At the Kauffman forum that I attended in Kansas City the other day, I thought that the most interesting comments, neither of which I agreed with, were offered by Amity Shlaes and Michael Mandel, who blog here and here, respectively.
Shlaes argued against cutting payroll taxes. She was making a comment during a discussion, rather than a formal presentation, so she might not agree with my interpretation of what she was saying.
Economists take the view that Social Security benefits and Social Security taxes are basically disconnected, so it does not matter if you substitute another tax for payroll taxes to pay for benefits. Shlaes said that what economists would call the illusion that benefits and taxes are linked is actually a key to maintaining American exceptionalism and avoiding a welfare state. That is, our Social Security system falls within a tradition of individual contracts and obligations rather than a tradition of socialism. Cutting payroll taxes and substituting other taxes would be a cultural shift toward socialism. I may be putting words in her mouth, but I think that is what she was saying.
Michael Mandel's view is that our current macroeconomic and stock market troubles reflect the readjustment of estimates about economic growth since 1997. He sees a need for both investors and statisticians to revise those estimates. The statistical argument is that when a firm outsources production overseas, it fails to report to the government statisticians the payments that it makes to overseas producers. Thus, what should be counted as imports instead gets counted as domestic production. One implication of this is that productivity growth has been over-estimated. We had a long argument starting at about 5 AM Saturday morning (we had early flights out of Kansas City) over whether overall economic statistics are or are not consistent with his suggested revisions.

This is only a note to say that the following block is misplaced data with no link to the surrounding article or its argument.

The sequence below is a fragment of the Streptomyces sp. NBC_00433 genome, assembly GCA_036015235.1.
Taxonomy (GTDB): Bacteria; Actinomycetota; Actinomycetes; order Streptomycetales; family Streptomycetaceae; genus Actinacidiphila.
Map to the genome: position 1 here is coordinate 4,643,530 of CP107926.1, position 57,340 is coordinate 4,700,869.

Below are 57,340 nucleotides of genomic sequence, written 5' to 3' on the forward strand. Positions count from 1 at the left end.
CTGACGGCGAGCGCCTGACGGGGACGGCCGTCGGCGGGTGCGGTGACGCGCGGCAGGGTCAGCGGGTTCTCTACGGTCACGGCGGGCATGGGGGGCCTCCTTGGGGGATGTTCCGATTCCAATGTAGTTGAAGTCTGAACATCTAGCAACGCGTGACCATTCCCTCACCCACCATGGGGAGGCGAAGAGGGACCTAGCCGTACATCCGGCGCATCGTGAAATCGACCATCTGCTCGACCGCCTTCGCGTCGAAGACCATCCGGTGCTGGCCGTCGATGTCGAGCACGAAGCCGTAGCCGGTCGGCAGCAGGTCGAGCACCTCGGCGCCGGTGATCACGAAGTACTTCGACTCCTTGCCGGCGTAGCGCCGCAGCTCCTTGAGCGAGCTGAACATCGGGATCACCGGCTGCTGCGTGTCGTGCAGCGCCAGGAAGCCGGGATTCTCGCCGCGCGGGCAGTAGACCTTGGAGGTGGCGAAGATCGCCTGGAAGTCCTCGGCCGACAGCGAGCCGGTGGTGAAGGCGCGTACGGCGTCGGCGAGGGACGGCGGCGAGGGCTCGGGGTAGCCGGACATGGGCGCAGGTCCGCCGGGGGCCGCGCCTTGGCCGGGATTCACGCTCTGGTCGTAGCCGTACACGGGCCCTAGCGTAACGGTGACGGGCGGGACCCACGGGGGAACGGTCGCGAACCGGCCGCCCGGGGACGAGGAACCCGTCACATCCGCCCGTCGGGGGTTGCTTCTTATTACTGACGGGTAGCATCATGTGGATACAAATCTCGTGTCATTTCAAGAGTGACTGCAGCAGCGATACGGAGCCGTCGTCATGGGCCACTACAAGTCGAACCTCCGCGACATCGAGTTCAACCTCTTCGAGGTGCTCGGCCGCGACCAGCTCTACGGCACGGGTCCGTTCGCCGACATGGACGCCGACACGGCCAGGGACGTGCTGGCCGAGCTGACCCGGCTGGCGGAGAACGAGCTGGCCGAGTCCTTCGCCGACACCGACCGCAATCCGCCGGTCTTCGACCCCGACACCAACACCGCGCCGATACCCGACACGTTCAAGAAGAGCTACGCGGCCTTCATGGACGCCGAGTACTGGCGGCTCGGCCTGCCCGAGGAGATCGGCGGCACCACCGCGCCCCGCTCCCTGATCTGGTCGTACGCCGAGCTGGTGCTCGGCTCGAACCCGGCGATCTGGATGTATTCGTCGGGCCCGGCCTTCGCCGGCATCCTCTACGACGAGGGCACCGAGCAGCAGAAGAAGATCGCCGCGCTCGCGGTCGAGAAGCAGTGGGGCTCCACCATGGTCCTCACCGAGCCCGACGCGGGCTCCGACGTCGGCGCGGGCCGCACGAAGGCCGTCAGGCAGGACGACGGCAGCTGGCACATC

Apart from that, I have an even harder time with Mandel's story relative to investors. The way I look at it, an investor who looks at a firm's accounting statements would know whether it is producing or importing its intermediate products. If investors knew the reality all along, then this should have been reflected in stock prices all along--it does not explain the sudden drop in the last six months.
Mandel's view is that investors, particularly foreign investors, had a rosy view of American firms' ability to grow and hence to repay debt. Thus, they treated American private debt as risk-free. This changed when the housing bubble burst. High stock prices depended on the "credit bubble" continuing to inflate, and when it popped the market crashed.